Bruce Charlton writes:
“Actually, I think this kind of secular, abstract, group-level analysis is now revealed to be intrinsically leftist – feeding into the totalitarian-bureaucratic world view; whatever the intentions may be. I think we absolutely need (here, now) to be grounded in the individual, personal, experienced, intuited – although it’s difficult to break old bad habits, I find.”
Spiral dynamics can be a useful part of one’s intellectual arsenal. Just a tool, and definitely not an all-explaining theory of everything. The pathologies of the Green level are hard to understand without some such perspective.
We need both a vision of shared humanity, and a recognition of the supreme value of the individual Person made in the image of God; sharing this divine inheritance as people. Spiral dynamics, it is true, taps into communal aspects of the human mind. It is certainly not a stand-alone ethic. But, it attempts to recognize that we need every “type” of person and every type lives within us – either realized or as developmental potential. It also has great explanatory power for why people behave in certain ways and points to clusters of ideas and tendencies that cohere into a worldview.
A proper ethic is Personalist and Christian. Spiral dynamics could be understood as attempting to spread Christian charity – peace, love, and understanding – to be precise – to see what might be good, but also bad, about people as types. It is not identitarian, so it has that going for it. The levels described are both phylogenetic, applying to the group, representing various levels of cultural and social attainment, and ontogenetic, applying to the individual who recapitulates these levels within himself.
Each level has implications for how the gods are seen. It certainly does not explain away religion or theology in the manner of evolutionary psychology. And best of all, it seems accurate in that regard. So, I suppose it is secular. But it is not secularist.
Best of all, each level is intuitively obvious in some way. Red – might makes right – or at least, honor and strength, warrior ethic. Blue – fundamentalist – my way or the highway. You get into heaven by following a rigid set of rules. Orange – scientific rationalism. Green – obsessed with equality and emerging particularly in the 1960s, and Yellow is the person who has moved through Green and come out the other side, older and wiser. Not having any structures, having torn them down, Green is in a constant state of crisis and requires scapegoating to generate coherence, while imagining themselves to be the height of love and compassion. The mother bear who rips your guts out out of “compassion” for her cubs.
Ken Wilber’s analysis of Green is particularly relevant for this moment in history. Why would anyone be moronic enough not to distinguish between high and low culture, to think that every culture is as good as the next, or that all problems are solved once we are all “equal?” From a Girardian point of view, equality turns people into rivals. Without hierarchies – adults/children, teacher/student, boss/employee, humans/animals – the social world turns to chaos. That is terminal. But, if this phase is brief enough, can we survive it? Wilber offers a reason for both optimism and pessimism. Optimistically, Green is the last level that thinks it is the highest point of human cultural evolution and that it alone is right. So, if we can get over the hump to Yellow, then the danger is averted, since Yellow recognizes that each level transcends and includes the next and that there is no “highest level” developmentally, though there are higher levels. Pessimistically, by denying that legitimate hierarchies exist, and claiming that all are oppressive, the Green level person remains committed to rejecting development. All standards are rejected, such as SATs, returning us to some kind primordial ooze of leveling. I remember, having had this leveling tendency articulated and named, listening to someone and thinking “Everything this person is saying is just finding synonyms for leveling.” Leveling x, leveling y, leveling z, they say – like when John Malkovich enters the John Malkovich portal, in Being John Malkovich, and everything is just him.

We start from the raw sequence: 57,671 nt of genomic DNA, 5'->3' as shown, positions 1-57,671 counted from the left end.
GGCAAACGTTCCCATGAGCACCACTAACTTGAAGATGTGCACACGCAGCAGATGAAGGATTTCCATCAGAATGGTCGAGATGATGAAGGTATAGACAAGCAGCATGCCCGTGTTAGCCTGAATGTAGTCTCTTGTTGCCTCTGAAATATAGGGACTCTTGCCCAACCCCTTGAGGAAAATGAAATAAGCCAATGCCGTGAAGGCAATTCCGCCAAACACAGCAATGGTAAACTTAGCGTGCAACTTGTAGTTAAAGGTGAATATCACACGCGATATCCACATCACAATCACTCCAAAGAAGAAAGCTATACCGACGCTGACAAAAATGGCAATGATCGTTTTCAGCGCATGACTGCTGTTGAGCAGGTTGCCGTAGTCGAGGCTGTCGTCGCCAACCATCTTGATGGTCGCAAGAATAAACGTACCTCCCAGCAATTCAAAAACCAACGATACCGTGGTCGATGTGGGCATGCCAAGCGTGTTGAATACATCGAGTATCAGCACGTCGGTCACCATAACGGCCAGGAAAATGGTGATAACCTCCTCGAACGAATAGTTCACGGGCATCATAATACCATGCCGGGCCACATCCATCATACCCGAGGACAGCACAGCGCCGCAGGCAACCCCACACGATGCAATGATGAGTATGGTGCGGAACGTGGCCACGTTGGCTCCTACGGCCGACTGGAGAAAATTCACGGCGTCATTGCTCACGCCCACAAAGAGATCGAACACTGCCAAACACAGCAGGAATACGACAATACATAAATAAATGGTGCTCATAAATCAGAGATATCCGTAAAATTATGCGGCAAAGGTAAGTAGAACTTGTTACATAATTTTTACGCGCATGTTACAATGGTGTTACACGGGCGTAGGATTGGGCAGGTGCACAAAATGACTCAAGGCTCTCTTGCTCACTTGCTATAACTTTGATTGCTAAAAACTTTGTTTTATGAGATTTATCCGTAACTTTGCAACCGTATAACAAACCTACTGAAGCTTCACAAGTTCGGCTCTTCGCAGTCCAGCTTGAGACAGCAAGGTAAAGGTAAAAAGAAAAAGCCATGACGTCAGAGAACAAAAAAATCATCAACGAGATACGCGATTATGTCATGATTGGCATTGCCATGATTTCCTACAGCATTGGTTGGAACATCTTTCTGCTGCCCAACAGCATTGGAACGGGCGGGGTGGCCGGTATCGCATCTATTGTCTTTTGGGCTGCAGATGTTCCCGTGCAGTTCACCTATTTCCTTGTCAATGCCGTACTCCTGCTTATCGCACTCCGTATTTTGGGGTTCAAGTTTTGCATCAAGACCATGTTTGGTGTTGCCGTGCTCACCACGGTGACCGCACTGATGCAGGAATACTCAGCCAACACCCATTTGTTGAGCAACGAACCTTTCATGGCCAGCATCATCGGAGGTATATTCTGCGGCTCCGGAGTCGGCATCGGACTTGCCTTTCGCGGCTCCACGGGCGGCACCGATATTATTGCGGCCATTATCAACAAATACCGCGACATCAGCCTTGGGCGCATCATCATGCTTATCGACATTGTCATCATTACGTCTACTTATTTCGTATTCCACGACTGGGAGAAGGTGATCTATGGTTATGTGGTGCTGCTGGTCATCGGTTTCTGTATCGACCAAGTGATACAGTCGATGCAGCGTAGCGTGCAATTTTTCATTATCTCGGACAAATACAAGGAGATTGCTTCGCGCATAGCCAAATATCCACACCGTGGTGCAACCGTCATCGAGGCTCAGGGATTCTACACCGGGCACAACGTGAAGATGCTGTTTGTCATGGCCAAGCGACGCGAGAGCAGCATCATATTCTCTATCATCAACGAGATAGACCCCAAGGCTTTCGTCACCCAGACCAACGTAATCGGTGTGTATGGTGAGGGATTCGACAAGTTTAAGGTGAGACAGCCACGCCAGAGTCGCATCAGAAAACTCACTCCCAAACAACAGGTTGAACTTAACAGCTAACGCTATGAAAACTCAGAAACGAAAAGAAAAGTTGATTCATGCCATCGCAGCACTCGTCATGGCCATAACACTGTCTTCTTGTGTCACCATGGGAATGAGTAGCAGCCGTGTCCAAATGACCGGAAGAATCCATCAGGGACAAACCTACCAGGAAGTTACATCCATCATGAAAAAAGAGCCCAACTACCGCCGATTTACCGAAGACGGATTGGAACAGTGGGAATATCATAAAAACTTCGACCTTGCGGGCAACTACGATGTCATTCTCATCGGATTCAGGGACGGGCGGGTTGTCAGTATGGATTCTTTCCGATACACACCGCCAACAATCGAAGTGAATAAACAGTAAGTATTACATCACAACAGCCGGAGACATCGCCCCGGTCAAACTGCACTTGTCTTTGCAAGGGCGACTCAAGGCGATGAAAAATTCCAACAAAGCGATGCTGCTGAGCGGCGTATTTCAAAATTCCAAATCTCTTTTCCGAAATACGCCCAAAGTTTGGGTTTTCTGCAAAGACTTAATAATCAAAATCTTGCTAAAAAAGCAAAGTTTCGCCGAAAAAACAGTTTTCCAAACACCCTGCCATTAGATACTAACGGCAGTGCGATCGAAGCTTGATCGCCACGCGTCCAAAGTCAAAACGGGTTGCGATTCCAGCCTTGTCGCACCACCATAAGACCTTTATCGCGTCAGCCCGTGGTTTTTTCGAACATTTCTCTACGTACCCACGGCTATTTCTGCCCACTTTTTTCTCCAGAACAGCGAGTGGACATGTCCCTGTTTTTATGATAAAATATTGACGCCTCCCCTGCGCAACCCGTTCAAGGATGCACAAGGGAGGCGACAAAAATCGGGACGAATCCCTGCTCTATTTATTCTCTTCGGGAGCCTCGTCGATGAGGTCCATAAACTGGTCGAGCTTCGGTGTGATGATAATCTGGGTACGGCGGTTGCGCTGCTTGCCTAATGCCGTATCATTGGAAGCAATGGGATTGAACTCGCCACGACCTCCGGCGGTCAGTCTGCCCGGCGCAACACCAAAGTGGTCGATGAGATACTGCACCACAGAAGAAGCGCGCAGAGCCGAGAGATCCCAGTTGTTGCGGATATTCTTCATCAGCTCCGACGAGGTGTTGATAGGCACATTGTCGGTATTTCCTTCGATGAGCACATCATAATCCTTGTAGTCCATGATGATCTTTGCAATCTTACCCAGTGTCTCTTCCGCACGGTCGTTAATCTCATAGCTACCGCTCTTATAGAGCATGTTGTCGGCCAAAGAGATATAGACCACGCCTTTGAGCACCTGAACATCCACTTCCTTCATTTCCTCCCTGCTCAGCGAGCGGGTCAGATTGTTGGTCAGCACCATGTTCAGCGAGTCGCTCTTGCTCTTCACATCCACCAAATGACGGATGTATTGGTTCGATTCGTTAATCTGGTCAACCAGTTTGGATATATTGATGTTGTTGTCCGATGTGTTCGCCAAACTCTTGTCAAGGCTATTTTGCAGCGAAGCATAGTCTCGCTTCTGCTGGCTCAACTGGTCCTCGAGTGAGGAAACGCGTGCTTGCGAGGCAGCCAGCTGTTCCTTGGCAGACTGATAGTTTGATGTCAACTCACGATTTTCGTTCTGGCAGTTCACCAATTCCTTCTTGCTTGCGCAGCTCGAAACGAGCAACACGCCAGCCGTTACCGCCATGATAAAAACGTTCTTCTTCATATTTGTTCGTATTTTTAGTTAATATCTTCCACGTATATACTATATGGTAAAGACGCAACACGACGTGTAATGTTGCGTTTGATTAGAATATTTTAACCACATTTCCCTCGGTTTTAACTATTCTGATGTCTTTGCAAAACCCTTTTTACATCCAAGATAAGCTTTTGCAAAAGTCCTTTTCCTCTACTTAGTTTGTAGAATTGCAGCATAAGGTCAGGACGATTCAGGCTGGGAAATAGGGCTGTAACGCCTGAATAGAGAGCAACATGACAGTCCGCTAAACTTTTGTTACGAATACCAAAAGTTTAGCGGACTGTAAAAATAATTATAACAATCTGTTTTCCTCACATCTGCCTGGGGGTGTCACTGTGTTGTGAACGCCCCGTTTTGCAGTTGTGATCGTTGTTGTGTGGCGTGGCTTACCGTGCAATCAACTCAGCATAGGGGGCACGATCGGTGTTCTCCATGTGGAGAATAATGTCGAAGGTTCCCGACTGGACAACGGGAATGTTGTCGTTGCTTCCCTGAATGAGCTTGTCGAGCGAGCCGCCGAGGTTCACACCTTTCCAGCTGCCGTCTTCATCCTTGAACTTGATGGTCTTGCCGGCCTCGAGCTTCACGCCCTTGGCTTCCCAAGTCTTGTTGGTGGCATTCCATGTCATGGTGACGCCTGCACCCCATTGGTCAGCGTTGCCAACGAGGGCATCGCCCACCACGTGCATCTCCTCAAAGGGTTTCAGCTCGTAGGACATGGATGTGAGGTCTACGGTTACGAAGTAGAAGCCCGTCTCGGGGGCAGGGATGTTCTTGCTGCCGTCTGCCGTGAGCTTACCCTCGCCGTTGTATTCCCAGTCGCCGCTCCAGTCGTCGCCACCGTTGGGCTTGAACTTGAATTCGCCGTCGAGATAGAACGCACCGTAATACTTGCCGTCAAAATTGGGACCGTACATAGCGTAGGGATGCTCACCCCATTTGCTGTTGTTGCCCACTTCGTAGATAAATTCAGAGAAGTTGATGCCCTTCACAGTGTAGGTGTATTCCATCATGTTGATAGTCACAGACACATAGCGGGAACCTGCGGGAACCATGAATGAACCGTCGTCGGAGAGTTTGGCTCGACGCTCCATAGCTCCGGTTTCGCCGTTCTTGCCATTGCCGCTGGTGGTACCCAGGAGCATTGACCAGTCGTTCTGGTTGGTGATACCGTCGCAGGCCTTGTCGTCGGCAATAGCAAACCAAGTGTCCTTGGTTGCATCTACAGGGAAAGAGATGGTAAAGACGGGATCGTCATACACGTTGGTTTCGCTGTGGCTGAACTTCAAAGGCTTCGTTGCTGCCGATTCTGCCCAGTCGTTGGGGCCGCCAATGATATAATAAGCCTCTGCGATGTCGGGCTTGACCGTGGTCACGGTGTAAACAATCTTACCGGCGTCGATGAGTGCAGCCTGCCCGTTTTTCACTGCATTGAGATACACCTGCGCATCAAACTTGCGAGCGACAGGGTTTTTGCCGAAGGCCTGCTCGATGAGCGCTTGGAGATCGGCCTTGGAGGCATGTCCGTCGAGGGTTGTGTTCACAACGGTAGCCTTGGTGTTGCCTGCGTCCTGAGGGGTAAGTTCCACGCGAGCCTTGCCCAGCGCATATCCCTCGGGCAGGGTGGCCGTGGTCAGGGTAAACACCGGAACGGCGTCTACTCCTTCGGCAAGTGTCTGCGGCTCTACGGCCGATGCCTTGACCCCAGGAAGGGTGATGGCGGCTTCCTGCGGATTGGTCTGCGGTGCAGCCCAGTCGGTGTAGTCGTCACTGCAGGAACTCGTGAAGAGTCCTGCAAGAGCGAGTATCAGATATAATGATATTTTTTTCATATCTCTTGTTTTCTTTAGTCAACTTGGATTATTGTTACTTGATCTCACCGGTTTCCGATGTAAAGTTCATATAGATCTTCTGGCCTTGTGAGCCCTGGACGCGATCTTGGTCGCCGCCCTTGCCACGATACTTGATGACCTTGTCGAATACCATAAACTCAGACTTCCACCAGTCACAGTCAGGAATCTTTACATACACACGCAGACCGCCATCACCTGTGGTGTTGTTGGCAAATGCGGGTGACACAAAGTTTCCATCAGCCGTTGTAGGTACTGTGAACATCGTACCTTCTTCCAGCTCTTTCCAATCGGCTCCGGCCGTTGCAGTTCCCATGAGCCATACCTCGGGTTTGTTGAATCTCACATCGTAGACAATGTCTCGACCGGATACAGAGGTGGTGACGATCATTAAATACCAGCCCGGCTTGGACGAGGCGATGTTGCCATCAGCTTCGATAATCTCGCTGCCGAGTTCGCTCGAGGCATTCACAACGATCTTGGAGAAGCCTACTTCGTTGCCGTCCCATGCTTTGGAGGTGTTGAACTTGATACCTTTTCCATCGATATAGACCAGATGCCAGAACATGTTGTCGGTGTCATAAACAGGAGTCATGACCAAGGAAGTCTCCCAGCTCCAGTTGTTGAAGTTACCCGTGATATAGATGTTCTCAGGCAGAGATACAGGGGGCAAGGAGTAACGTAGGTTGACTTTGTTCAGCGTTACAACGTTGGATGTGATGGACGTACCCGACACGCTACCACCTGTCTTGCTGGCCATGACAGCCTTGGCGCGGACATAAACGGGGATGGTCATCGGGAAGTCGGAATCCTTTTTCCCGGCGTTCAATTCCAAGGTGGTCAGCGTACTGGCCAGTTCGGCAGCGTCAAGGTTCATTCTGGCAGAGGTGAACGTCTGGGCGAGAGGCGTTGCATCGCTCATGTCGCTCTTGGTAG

The disaster of Green, when it is pathologized as it surely has, is that like “chutes and ladders,” Green pathology returns us to tribalism and magic. It is clearly not rational, and many of them are claiming that rationality itself is oppressive. That is why the protesters and rioters make no coherent demands and offer no negotiation. All structure is anathema to them. They propose no alternative except to get rid of things, or to try things like drug rehabilitation, social housing, subsidized jobs, and more welfare – all of which have been tried on criminals and failed.
Like all the lower levels, Green hates anything that is not itself and regards itself as the end of history. The fact that the rest of us exist seems to be unbearable to them.
The trouble with being “grounded in the individual, personal, experienced, intuited” is that that is not the level of discourse. And that is definitely a problem with discursive thinking. Berdyaev has lots to say on that topic. But, in order to say anything about the here and now, recourse to generalities is necessary because of the nature of speech, which is communal. If we simply restrict ourselves to personal anecdote and stop referring to say “protestors” but this person who is protesting, and that person who is protesting, then all general statements are forbidden. And to say “All general statements should be forbidden” is itself a general statement.